“You will be able to drive free forever on pure sunlight. I think it’s pretty hard to beat that.”
So proclaimed Elon Musk last night in Los Angeles as he unveiled a new fleet of solar-powered, public charging stations for the Tesla Model S sedan. Tesla Motors (TSLA), the all-electric-car maker, has set up six of these stations alongside freeways in California to help cars complete long-distance journeys such as Los Angeles to San Francisco or Santa Barbara to Las Vegas. Tesla, which Musk co-founded and runs as chief executive officer, plans to put dozens more of the stations in California over the next year and to cover most of the U.S. by 2014.The chargers’ debut came a day before the company cut its quarterly sales outlook, sending shares down nearly 9 percent in midday trading Tuesday on the Nasdaq. The company expects revenue of $44 million to $46 million, far below the $83.1 million analysts had expected, according to estimates compiled by Bloomberg. For the year, the company projects revenue to be at least $120 million below earlier targets. Tesla said it has been unable to ramp up its Model S production as quickly as it had planned, due to supplier delays.
Tesla describes the stations as “superchargers” because they rely on homemade technology that can refuel cars in record time. Charging at 100 kilowatts, it takes about 30 minutes to fully revive a car that’s been driving at 60 mph for three hours. So, the vision Musk has is of a family setting out at 9 a.m., driving until noon, and then plugging into one of the free charging stations while they grab a bite to eat and use the bathroom.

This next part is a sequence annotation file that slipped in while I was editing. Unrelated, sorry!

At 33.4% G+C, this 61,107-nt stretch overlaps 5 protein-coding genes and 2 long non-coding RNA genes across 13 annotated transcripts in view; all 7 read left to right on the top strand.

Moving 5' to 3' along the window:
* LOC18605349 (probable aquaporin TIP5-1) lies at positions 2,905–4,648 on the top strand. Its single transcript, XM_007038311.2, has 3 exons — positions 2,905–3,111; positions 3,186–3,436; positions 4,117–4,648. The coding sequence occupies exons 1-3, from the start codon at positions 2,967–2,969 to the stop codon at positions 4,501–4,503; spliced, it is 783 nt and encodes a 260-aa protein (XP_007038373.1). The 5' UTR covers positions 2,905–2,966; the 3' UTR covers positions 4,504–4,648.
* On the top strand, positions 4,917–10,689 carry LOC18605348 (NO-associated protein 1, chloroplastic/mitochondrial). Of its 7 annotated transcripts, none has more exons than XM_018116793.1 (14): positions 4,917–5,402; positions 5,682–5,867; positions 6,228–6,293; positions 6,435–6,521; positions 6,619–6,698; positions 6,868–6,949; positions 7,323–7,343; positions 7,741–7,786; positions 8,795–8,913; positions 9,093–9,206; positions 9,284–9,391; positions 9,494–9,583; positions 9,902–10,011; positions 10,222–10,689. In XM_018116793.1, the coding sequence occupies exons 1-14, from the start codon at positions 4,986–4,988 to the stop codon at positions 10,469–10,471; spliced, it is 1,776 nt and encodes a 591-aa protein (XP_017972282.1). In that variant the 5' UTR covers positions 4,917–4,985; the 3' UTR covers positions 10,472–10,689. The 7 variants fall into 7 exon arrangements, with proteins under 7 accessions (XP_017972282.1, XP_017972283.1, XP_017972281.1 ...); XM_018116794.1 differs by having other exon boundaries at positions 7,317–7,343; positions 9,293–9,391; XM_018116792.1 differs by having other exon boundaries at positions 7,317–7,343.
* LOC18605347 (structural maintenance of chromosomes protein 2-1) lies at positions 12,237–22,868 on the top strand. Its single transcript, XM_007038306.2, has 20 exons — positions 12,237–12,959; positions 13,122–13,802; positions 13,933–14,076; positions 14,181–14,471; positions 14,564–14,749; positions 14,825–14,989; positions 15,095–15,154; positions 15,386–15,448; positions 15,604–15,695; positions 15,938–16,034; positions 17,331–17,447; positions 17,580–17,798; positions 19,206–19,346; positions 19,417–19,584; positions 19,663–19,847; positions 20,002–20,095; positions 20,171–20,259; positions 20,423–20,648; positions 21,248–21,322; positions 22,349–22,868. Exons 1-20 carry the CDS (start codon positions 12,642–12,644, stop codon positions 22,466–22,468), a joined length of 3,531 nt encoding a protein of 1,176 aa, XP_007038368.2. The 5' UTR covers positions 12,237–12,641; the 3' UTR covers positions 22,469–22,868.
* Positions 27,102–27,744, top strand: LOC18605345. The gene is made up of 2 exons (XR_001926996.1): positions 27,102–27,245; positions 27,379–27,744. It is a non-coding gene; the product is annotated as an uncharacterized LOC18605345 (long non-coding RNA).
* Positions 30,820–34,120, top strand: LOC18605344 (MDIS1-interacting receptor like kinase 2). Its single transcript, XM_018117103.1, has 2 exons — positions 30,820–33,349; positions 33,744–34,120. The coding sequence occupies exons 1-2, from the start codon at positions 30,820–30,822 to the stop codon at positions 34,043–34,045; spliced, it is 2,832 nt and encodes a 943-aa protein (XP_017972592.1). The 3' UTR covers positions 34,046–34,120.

Musk also serves as the chairman of SolarCity, a residential and commercial solar-panel installer that has built car port technology for the Tesla stations. The stations will generate more power than the cars need, which means Tesla will sell power back to the grid. “If you want to go from Los Angeles to New York, if you pack food and stay with friends, you can leave your wallet at home,” says Musk.
The version of the charging station displayed by Musk at Tesla’s research and development center looked like a 20-foot-tall, black and white monolith. A huge curtain peeled away while dubstep music played in the background and Musk looked on amid clouds of smoke, wearing a black T-shirt with the word “supercharged” written across it. Musk pitched the charging stations as the answer to those who fear driving electric cars over long distances and those who criticize electric cars as just transferring the emission problem from open roads to power plants.
The funky stations were designed by Musk. He showed off the early prototypes to me a couple of months back, during my visit to the Los Angeles design center. The towers had a pyramid-shaped metal scaffolding inside them to survive serious weather conditions and the spaceship-like outer design is a cosmetic homage to Musk’s other company, SpaceX.
Tesla has six of the stations installed in Lebec, Coalinga, Barstow, Folsom, Gilroy, and Hawthorne. They’re open now for customers.